What is the Best Security Mode for My Wireless Router

Many router manufacturers equip their units with a wide array of security modes. These include WPA2-PSK (TKIP), WPA2-PSK(TKIP/AES) as well as WPA2-PSK (AES). While these options are all available, you need to choose the right one to have a more secure, optimized internet connection.

Security screen

Determining the right security model for your router can be a challenging task, especially for those who are not well versed with these terminologies. Because of this, through this article, we will try to answer the question, “What is the best security model for my wireless router?” After reading this article, we hope that you will be able to determine the right security mode for your wireless connection. With that said, let us start.

Knowing The Terms

Before jumping into the discussions and comparing each of the different modes, let us first give you a brief background about the terminologies we will mention in this article. Most routers come with Wired Equivalent Privacy or WEP; WIFI Protected Access or WPA, as well as WIFI, Protected Access 2 or WPA2 modes. These modes are the main security profiles manufactures equip their routers whenever setting up a wireless connection.

Among the three, WEP is the oldest and least robust security. This mode is more prone and vulnerable to cyber attacks. WPA improves the flaws of WEP, making it a more robust security profile. However, with newer malware and virus infections, WPA is not that secure anymore. To deal with this, manufacturers have devised a more secure and robust mode which is now the WPA2. With this, WPA2 is the most reliable security mode.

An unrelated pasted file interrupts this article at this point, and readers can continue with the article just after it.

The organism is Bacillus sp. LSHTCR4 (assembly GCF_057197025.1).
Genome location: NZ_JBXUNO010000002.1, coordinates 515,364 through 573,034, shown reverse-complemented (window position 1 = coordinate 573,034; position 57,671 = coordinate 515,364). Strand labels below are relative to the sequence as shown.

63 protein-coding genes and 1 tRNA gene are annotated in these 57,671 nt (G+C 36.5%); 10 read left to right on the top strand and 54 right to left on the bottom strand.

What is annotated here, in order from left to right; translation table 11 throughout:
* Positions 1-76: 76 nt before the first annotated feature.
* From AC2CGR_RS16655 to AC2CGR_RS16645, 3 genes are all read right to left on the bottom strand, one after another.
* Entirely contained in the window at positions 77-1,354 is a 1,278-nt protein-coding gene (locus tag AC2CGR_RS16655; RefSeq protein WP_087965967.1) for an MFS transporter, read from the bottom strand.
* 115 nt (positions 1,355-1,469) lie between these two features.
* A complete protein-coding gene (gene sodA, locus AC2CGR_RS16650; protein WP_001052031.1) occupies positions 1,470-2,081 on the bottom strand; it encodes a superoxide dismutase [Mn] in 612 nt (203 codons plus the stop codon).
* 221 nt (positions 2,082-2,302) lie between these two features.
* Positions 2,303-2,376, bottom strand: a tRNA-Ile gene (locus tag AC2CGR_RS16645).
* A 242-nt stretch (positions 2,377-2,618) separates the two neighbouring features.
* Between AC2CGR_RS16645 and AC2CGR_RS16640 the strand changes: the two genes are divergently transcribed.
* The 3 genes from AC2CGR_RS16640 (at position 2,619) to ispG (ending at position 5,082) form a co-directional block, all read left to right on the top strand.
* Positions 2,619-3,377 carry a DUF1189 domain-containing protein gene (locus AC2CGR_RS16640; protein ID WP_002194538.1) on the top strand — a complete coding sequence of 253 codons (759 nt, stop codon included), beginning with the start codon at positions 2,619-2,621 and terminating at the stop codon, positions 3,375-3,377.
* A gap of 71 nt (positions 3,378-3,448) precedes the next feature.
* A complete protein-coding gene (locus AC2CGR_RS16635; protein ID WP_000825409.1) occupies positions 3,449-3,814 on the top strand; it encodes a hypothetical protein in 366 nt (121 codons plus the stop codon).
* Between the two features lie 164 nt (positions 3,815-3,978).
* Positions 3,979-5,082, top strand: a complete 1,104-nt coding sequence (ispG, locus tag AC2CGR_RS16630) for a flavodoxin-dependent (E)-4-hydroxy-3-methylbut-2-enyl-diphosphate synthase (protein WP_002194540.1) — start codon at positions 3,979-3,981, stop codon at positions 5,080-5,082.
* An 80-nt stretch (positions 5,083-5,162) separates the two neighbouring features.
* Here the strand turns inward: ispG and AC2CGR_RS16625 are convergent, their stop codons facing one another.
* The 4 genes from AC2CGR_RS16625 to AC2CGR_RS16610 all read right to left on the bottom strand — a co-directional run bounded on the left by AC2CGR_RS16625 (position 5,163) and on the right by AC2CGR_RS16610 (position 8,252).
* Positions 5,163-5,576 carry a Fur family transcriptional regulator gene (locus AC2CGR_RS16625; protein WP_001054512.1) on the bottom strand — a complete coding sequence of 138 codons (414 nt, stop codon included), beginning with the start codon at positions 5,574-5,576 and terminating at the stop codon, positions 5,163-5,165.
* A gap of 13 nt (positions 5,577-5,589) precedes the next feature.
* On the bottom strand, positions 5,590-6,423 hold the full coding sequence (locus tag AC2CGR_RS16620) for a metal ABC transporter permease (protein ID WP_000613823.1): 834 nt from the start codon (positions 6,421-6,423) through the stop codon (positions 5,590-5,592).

Aside from these terminologies, we also have Temporal Key Integrity Protocol or TKIP and Advanced Encryption Standard or AES. These terms are used to describe the two different encryption modes that will be used in coordination with the security mentioned above modes. Now that we have already laid out the necessary information about these terminologies, let us discuss what makes them different from each other.


As mentioned above, AES and TKIP are different kinds of encryption that are used in coordination with different modes of security. Between the two, TKIP is older as it was introduced together with the WPA that was invented to remedy the poor performing and insecure WEP security mode. With this, the TKIP is inferior when it comes to security, making it a more reasonable choice if you want better protection for your connection.

AES, on the other hand, is a more reliable security encryption protocol compared to TKIP. AES was first introduced alongside the WPA2. Aside from providing security encryption for wireless connections, AES is also used as an encryption standard that is adopted across the world, even in US government organizations. For example, if you want to have encryption for your hard drive using different security programs such as TrueCrypt, the program makes use of AES encryption. Moreover, AES is also significantly more secure. However, it still has its fair share of weaknesses. One of the most apparent is its vulnerability towards brute force attacks.